Copyright © 2020 Albuquerque Journal
The public health order restricting medical procedures is too vague, one New Mexico attorney says, and he hopes a lawsuit he filed for a Bernalillo County man will help clear things up.
The lawsuit also highlights how doctors and other medical providers are left to interpret state orders.
Edward Tsyitee filed a lawsuit in state District Court in Albuquerque on Wednesday against state Department of Health Secretary Kathy Kunkel because his doctors have told him that they can’t perform surgery to remove his gallbladder.
On April 6, Kunkel issued a public health order that put a temporary restriction on nonessential health care services, procedures and surgeries. Tsyitee, who suffers from gallstones, was scheduled to have the organ removed April 13, but on April 6, his doctor’s office called him and said his surgery was postponed indefinitely, the lawsuit states.
Tsyitee went to the emergency room April 15 for abdominal pain and other issues, and was once again told that he couldn’t have the surgery.
“Defendant Kunkel, acting under the color of the Public Health Act, has caused Plaintiff to be deprived of his due process right to the liberty to have a necessary medical procedure that can and will improve his quality of life, and reduce his risk of complications or death from the medical condition of his gallbladder,” the lawsuit states.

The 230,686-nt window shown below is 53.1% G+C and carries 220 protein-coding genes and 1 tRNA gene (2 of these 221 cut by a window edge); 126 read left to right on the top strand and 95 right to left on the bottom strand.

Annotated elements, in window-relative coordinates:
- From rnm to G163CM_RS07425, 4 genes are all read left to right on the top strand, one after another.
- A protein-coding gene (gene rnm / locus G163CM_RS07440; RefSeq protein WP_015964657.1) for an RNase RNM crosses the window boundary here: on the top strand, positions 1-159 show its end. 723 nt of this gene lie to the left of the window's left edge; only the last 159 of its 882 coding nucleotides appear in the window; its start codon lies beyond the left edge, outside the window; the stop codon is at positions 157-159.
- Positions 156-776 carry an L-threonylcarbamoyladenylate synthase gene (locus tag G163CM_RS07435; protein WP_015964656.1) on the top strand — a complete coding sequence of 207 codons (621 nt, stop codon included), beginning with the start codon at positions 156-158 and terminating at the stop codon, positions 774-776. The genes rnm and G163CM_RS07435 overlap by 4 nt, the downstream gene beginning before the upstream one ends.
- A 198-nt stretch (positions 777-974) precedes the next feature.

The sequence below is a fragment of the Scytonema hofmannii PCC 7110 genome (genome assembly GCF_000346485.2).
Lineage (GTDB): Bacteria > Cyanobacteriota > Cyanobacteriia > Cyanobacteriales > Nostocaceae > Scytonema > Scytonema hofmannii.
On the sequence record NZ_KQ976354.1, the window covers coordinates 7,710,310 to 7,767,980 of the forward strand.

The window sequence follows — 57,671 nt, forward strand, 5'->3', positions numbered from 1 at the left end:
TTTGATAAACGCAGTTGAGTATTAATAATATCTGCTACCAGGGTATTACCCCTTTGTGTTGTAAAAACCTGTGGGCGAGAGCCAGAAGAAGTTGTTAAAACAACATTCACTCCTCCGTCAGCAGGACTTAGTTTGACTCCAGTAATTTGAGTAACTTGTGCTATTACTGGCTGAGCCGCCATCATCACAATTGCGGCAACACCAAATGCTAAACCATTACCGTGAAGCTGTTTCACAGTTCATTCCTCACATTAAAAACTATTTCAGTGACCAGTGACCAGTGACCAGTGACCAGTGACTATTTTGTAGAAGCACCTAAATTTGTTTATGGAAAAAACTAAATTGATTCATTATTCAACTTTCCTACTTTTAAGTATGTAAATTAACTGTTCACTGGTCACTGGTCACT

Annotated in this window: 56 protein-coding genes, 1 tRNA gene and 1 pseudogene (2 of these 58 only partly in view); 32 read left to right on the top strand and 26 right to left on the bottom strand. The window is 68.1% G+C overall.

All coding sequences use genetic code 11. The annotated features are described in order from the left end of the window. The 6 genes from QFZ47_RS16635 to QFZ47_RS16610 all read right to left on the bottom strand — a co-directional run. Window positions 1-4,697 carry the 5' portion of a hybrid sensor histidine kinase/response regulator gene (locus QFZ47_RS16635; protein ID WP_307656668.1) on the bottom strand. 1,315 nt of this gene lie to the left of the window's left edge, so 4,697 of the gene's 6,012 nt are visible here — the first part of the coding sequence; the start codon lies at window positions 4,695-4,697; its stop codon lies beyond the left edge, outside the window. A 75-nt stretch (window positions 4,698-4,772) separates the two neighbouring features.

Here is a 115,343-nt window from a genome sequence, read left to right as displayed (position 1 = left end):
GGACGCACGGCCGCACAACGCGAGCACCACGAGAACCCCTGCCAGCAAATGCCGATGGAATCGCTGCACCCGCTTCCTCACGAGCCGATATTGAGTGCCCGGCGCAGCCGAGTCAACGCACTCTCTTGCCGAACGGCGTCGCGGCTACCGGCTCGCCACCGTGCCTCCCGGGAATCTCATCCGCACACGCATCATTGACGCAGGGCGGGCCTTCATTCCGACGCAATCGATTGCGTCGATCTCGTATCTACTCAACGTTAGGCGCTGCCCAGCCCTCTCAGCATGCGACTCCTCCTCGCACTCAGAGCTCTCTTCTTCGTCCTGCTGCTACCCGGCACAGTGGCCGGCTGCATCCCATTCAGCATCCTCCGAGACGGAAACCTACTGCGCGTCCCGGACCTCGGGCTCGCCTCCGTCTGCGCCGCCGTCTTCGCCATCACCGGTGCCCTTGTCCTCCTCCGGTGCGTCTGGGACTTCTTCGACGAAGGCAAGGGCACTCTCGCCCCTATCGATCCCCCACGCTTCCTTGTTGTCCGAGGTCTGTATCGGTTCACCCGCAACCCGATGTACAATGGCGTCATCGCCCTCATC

DOH spokesman David Morgan didn’t comment directly on the lawsuit, but he said in an email that the public health order was amended May 1 to allow nonessential, but medically necessary, procedures as long as state guidelines for preventing a shortage of personal protective equipment are still followed.
“And the original public health order about nonessential procedures in no way said they could not occur; it said physicians should postpone any procedure that could be postponed for three months without injury or harm to the patient,” Morgan said.
Tsyitee’s attorney, Blair Dunn, told the Journal on Thursday that he began working on the lawsuit before the health order was amended, but still filed it because the order is still ambiguous and doctors may fear misinterpreting it.
“I don’t know if doctors are going to feel comfortable going forward with these operational procedures,” Dunn said. “The order is as clear as mud for a lot of people. If it’s not an emergency, I imagine they’ll shy away from it.”
Dunn called Tsyitee the “valiant guinea pig” for any other New Mexican who may need a medical procedure. The suit asks the court to immediately deem the surgery necessary.